Jack Pearadin and Doug Nelsen found a 1.73-carat diamond after nearly a year of searching the park's field.
Carroll Electric Cooperative Corp., which serves Benton, Carroll, Newton and Madison counties, has for several years now been riling folks over its practice of spraying herbicides to manage right-of-ways. It's cheaper than using real people to keep nature back, but many folks say the practice is harmful to the plants and animals that get in the way. So when a seat on the cooperative's board opened up, concerned citizen Marcie Brewster decided to make a run for it.
That required, The Observer learned first hand, hoofing it all over the Ozarks to get 750 signatures, 250 of which had to come from the district Brewster was to represent.
We departed reporter mode to make the trek to Carroll County to help Brewster get names in District Six, which includes such bustling metropoli as Kingston, Osage and Boxley. Finding folks wasn't easy; most folks have to drive at least an hour to work, so their hours at home are limited. Kingston was a ghost town. Osage had six houses; no one home. The Observer did pick up 23 signatures in the Boxley Valley.
When folks did come to the door, we learned that few knew about the herbicide spraying. But there were those folks who were personally affected. There was a rancher who said he lost 12 cattle after his cows ate brush that had been sprayed with herbicides. An organic farmer lost her certification for three years after her farm was accidentally sprayed.
Some didn't even want to talk about it, scared their power would be shut off. One woman even said we should be thanking the cooperative for providing electricity.
Two weeks ago, Brewster turned in 1,300 petition signatures to CECC. Of those, signatures from her district numbered 242 — just eight John Hancocks short of being nominated for the ballot. The cooperative's reaction: "Close, but no cigar."
It kind of makes you wonder. Will the little guy ever win?
One of the benefits of living in the urban jungle (other than a 5-minute commute in an era of $4 a gallon gas) is that the services rarely go kaput. Maybe once a year, always during a storm, the lights will go out at The Observatory, bathing our little empire down in Capitol View in an unfamiliar substance we hear is called "Dark." The Observer grew up out in the sticks, so we know all about the dark — the velvety, near-perfect dark of a moonless summer night, miles away from the perpetual blue-white dome of the city. There's nothing like it. A few years back, sitting on the porch during a similar power outage in muggy June, we noticed for the first time that there were lightning bugs in Little Rock. Up until then, we had no idea.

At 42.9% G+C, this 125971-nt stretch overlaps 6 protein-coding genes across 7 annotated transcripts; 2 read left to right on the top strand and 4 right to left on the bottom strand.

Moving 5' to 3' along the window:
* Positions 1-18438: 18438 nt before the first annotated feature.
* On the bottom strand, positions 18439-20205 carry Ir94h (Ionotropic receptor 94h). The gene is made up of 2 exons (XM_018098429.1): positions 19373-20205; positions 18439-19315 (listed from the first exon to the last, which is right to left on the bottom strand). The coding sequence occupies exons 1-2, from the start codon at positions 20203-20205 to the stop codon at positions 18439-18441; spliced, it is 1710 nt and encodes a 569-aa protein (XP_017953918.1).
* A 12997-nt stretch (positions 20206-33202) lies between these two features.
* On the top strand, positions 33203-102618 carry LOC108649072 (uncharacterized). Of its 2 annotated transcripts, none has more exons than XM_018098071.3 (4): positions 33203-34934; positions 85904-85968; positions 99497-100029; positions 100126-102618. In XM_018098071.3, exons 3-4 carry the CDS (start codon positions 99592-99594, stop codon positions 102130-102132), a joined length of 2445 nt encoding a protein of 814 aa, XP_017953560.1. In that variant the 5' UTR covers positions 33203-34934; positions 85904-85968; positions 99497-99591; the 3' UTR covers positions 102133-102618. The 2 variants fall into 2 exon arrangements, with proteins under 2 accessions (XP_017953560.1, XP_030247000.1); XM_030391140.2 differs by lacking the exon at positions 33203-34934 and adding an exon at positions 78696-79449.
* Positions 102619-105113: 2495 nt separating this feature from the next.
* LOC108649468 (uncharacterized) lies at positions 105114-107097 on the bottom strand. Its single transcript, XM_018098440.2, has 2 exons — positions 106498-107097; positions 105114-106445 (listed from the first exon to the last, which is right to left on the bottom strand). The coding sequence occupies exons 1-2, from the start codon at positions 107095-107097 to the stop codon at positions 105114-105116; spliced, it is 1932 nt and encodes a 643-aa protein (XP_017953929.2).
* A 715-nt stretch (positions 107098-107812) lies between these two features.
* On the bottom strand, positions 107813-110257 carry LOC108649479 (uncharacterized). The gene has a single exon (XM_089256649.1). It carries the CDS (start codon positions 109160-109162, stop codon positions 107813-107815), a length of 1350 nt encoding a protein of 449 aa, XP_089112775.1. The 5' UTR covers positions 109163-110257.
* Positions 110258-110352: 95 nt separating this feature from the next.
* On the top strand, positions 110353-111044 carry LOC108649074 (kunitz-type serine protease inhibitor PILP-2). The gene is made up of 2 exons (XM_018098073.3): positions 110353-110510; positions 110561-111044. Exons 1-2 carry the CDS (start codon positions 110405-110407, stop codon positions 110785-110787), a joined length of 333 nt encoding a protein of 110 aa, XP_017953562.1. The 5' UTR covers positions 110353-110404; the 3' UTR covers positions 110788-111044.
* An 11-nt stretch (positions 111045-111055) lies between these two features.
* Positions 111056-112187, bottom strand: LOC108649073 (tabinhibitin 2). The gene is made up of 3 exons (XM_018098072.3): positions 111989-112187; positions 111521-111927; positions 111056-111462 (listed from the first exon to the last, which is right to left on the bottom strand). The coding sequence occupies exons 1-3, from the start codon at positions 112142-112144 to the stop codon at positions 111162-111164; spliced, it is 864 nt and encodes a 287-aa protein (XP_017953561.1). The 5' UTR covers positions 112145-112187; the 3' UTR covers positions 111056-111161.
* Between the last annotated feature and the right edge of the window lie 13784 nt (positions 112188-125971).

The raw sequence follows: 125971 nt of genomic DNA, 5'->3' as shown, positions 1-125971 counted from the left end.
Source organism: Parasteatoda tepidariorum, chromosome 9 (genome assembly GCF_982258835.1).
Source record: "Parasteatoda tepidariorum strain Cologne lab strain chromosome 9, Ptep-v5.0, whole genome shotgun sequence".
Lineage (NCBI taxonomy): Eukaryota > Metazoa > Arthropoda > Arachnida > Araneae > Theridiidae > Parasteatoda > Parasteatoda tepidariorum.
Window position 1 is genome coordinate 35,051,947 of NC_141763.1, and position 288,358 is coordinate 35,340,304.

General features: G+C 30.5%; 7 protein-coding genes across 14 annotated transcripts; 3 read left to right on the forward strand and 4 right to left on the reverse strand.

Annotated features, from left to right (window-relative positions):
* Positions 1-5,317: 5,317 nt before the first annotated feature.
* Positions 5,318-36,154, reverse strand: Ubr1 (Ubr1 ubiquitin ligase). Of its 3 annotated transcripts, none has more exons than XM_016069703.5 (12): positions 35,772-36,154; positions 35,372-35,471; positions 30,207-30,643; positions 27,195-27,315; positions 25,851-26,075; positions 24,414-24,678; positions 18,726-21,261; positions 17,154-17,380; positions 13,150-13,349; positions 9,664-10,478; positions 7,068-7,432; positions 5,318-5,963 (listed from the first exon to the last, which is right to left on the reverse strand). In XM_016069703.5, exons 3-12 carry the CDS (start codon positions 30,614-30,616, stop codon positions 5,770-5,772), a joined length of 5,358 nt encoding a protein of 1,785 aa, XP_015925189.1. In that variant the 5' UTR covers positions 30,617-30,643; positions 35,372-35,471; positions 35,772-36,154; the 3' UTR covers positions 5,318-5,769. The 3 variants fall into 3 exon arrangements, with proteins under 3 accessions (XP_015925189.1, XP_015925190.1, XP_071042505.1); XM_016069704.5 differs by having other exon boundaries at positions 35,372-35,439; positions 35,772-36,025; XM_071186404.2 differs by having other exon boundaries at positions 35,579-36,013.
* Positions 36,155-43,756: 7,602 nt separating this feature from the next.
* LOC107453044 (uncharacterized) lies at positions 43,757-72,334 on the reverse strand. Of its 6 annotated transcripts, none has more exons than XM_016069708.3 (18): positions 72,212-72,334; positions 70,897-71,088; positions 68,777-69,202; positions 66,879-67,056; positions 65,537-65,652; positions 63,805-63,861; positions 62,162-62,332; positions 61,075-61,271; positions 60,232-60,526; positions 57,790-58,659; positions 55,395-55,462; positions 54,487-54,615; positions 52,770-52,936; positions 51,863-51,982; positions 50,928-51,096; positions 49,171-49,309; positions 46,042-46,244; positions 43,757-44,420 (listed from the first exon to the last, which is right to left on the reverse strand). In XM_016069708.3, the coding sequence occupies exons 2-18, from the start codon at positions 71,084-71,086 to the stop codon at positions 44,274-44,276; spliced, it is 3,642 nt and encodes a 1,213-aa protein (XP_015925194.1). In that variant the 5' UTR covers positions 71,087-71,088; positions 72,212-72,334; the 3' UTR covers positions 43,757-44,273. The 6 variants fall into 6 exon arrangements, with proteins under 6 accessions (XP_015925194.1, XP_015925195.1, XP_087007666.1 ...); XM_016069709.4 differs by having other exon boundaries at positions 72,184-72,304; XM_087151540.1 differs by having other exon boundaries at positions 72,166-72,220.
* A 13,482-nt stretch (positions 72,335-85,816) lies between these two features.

The dark came back to our block last week during the line of storms that set the tornado sirens howling. After the threat of twisters was done, we welcomed our old friend back as we always do, with lit candles and plenty of porch-sitting. Before long, we got around to regaling Junior — emerged from the electronic cocoon all kids seem to be wrapped in these days — with tales of the inky nights of our youth, making him imagine, I'm sure, his Old Man doing homework by hurricane lamp with Abe Lincoln as a study partner. It wasn't that drastic, my boy. But oh, wasn't it lovely?
The air after the storm took the electricity was perfect: a bit muggy, but not unbearable. The Observatory, lit by a nasal cacophony of Spouse's collection of scented candles, smelled like a French whorehouse. But that was a small tradeoff for everything else: the yellow candlelight flickering up the walls; the darkness in the street out front, the houses turned black boxes where other candles glowed. Lovely, lovely dark.
After a few hours, the lights came back on. It's always startling when that happens; the whole house going, in a split second, from black to blinding light, from silence to the whispered din of a modern home: refrigerator and television, clock radio and air conditioner, ceiling fan and coffeepot, all coming on simultaneously.
On the corner across the street from our house is a streetlight that keeps our yard and porch wrapped in a constant glow. The Observer, no stranger to civil disobedience, has pondered more than once on how easy it would be to buy a pellet gun and douse that light — to give our yard and porch and the street out front over to the night. We won't though. It's there for a reason, we know. We know this, too: We love living in the city, and our divorce from the dark is part of that. We might not like it, but we will abide.
Until the next storm, sweetheart.
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